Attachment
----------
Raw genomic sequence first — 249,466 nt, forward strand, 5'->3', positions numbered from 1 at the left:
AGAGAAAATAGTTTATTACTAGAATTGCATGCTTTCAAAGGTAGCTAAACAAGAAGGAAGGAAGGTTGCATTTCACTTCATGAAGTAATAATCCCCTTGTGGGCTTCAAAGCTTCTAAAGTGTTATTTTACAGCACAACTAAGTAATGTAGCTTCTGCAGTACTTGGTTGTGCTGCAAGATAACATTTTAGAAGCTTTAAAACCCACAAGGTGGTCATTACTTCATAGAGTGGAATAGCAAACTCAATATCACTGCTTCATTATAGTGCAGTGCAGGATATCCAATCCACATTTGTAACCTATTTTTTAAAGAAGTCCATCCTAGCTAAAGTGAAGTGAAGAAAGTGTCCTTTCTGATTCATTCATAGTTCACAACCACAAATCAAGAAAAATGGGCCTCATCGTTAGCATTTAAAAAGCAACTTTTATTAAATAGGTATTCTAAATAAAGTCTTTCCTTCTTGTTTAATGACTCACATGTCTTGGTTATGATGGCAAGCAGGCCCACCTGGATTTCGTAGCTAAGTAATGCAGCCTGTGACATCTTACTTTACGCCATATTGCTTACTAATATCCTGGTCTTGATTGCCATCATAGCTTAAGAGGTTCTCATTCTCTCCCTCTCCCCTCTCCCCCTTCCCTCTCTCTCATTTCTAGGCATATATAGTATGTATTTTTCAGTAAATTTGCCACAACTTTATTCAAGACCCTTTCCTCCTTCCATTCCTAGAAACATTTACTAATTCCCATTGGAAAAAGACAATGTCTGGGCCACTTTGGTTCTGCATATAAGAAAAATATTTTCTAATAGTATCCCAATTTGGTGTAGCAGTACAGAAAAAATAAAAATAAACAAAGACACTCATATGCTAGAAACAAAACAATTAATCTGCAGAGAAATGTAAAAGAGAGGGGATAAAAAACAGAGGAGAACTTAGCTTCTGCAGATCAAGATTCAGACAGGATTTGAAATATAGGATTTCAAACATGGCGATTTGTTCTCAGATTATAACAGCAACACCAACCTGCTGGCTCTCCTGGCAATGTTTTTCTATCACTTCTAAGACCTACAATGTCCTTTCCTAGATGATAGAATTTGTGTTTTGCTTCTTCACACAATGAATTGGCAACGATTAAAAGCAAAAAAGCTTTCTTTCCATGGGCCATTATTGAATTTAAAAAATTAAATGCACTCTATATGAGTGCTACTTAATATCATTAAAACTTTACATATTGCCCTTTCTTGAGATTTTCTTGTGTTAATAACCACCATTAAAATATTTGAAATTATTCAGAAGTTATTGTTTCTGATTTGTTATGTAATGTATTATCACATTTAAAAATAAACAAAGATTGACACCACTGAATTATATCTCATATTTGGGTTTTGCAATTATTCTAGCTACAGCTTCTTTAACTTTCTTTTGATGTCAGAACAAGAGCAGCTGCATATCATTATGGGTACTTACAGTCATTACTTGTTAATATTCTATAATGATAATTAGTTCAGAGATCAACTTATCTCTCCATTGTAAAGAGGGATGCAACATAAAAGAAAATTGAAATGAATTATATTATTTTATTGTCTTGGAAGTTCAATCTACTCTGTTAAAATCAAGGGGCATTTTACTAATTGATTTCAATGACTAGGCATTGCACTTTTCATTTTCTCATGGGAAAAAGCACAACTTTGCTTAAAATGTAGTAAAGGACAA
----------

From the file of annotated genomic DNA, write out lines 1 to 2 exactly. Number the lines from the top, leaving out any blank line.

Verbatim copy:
Raw genomic sequence first — 249,466 nt, forward strand, 5'->3', positions numbered from 1 at the left:
AGAGAAAATAGTTTATTACTAGAATTGCATGCTTTCAAAGGTAGCTAAACAAGAAGGAAGGAAGGTTGCATTTCACTTCATGAAGTAATAATCCCCTTGTGGGCTTCAAAGCTTCTAAAGTGTTATTTTACAGCACAACTAAGTAATGTAGCTTCTGCAGTACTTGGTTGTGCTGCAAGATAACATTTTAGAAGCTTTAAAACCCACAAGGTGGTCATTACTTCATAGAGTGGAATAGCAAACTCAATATCACTGCTTCATTATAGTGCAGTGCAGGATATCCAATCCACATTTGTAACCTATTTTTTAAAGAAGTCCATCCTAGCTAAAGTGAAGTGAAGAAAGTGTCCTTTCTGATTCATTCATAGTTCACAACCACAAATCAAGAAAAATGGGCCTCATCGTTAGCATTTAAAAAGCAACTTTTATTAAATAGGTATTCTAAATAAAGTCTTTCCTTCTTGTTTAATGACTCACATGTCTTGGTTATGATGGCAAGCAGGCCCACCTGGATTTCGTAGCTAAGTAATGCAGCCTGTGACATCTTACTTTACGCCATATTGCTTACTAATATCCTGGTCTTGATTGCCATCATAGCTTAAGAGGTTCTCATTCTCTCCCTCTCCCCTCTCCCCCTTCCCTCTCTCTCATTTCTAGGCATATATAGTATGTATTTTTCAGTAAATTTGCCACAACTTTATTCAAGACCCTTTCCTCCTTCCATTCCTAGAAACATTTACTAATTCCCATTGGAAAAAGACAATGTCTGGGCCACTTTGGTTCTGCATATAAGAAAAATATTTTCTAATAGTATCCCAATTTGGTGTAGCAGTACAGAAAAAATAAAAATAAACAAAGACACTCATATGCTAGAAACAAAACAATTAATCTGCAGAGAAATGTAAAAGAGAGGGGATAAAAAACAGAGGAGAACTTAGCTTCTGCAGATCAAGATTCAGACAGGATTTGAAATATAGGATTTCAAACATGGCGATTTGTTCTCAGATTATAACAGCAACACCAACCTGCTGGCTCTCCTGGCAATGTTTTTCTATCACTTCTAAGACCTACAATGTCCTTTCCTAGATGATAGAATTTGTGTTTTGCTTCTTCACACAATGAATTGGCAACGATTAAAAGCAAAAAAGCTTTCTTTCCATGGGCCATTATTGAATTTAAAAAATTAAATGCACTCTATATGAGTGCTACTTAATATCATTAAAACTTTACATATTGCCCTTTCTTGAGATTTTCTTGTGTTAATAACCACCATTAAAATATTTGAAATTATTCAGAAGTTATTGTTTCTGATTTGTTATGTAATGTATTATCACATTTAAAAATAAACAAAGATTGACACCACTGAATTATATCTCATATTTGGGTTTTGCAATTATTCTAGCTACAGCTTCTTTAACTTTCTTTTGATGTCAGAACAAGAGCAGCTGCATATCATTATGGGTACTTACAGTCATTACTTGTTAATATTCTATAATGATAATTAGTTCAGAGATCAACTTATCTCTCCATTGTAAAGAGGGATGCAACATAAAAGAAAATTGAAATGAATTATATTATTTTATTGTCTTGGAAGTTCAATCTACTCTGTTAAAATCAAGGGGCATTTTACTAATTGATTTCAATGACTAGGCATTGCACTTTTCATTTTCTCATGGGAAAAAGCACAACTTTGCTTAAAATGTAGTAAAGGACAA